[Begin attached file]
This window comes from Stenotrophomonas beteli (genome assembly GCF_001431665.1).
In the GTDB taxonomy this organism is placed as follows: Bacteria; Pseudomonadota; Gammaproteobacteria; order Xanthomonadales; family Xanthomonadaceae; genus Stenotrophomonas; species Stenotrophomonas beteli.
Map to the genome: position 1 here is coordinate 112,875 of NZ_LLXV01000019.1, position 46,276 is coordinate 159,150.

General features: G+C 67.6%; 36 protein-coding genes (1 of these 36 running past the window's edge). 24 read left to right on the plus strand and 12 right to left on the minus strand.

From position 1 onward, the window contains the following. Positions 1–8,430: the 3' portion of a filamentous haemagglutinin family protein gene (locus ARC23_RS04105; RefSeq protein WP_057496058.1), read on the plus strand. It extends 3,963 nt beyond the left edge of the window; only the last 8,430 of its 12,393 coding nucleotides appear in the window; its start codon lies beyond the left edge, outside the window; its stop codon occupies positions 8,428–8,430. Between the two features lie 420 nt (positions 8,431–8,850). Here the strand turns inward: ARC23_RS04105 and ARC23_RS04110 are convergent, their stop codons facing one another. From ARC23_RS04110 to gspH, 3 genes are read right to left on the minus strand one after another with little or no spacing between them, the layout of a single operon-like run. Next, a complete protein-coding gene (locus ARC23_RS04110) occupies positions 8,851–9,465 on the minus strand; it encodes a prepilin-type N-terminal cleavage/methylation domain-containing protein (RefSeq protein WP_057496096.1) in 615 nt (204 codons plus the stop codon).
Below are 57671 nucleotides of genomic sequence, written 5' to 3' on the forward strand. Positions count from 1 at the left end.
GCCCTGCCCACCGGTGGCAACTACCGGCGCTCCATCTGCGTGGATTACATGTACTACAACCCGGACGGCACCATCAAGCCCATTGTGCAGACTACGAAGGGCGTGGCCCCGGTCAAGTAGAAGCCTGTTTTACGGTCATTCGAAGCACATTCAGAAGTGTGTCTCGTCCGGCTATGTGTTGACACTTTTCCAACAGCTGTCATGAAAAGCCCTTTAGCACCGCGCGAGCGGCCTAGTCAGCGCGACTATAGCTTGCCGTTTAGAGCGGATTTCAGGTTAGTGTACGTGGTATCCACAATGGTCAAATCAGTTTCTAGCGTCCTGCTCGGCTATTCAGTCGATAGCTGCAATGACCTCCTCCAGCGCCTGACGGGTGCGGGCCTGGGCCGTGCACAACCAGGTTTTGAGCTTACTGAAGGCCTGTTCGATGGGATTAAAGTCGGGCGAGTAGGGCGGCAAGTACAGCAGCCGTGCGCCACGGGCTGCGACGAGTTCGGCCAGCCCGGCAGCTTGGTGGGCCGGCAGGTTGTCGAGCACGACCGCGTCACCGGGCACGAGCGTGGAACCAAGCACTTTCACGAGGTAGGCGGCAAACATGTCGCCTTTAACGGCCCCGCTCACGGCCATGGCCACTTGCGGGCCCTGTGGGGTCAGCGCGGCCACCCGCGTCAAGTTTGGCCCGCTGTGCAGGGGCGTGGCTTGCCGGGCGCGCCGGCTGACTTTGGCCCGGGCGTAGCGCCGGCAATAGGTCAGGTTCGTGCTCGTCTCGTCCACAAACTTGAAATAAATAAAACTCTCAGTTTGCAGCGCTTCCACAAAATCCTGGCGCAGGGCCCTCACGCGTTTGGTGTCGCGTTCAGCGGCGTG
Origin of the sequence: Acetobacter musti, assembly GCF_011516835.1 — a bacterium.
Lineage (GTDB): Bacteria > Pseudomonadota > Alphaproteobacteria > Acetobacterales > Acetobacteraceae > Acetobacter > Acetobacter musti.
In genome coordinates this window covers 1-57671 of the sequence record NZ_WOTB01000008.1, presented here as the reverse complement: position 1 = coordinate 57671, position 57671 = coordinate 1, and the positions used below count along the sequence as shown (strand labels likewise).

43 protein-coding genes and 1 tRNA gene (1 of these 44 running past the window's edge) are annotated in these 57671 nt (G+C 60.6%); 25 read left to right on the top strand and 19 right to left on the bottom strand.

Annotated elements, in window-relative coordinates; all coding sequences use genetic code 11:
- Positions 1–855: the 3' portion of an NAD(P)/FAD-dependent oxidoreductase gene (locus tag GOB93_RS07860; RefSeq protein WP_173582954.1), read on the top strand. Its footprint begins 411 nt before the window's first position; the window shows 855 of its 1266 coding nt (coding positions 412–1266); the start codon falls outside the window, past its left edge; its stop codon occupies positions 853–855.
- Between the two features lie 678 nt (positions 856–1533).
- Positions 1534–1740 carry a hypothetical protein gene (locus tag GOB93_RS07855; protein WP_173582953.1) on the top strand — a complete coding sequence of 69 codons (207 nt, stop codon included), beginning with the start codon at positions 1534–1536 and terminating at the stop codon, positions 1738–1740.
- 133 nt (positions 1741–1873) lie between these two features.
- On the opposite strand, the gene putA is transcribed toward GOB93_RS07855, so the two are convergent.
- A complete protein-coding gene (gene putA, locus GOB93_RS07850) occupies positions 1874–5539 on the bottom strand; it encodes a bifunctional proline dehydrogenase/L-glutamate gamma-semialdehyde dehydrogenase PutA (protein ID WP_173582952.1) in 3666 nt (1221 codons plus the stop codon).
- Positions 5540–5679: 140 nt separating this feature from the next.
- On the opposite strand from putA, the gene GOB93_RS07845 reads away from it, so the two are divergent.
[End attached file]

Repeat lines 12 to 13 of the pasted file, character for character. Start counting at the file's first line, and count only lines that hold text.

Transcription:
Annotated elements, in window-relative coordinates; all coding sequences use genetic code 11:
- Positions 1–855: the 3' portion of an NAD(P)/FAD-dependent oxidoreductase gene (locus tag GOB93_RS07860; RefSeq protein WP_173582954.1), read on the top strand. Its footprint begins 411 nt before the window's first position; the window shows 855 of its 1266 coding nt (coding positions 412–1266); the start codon falls outside the window, past its left edge; its stop codon occupies positions 853–855.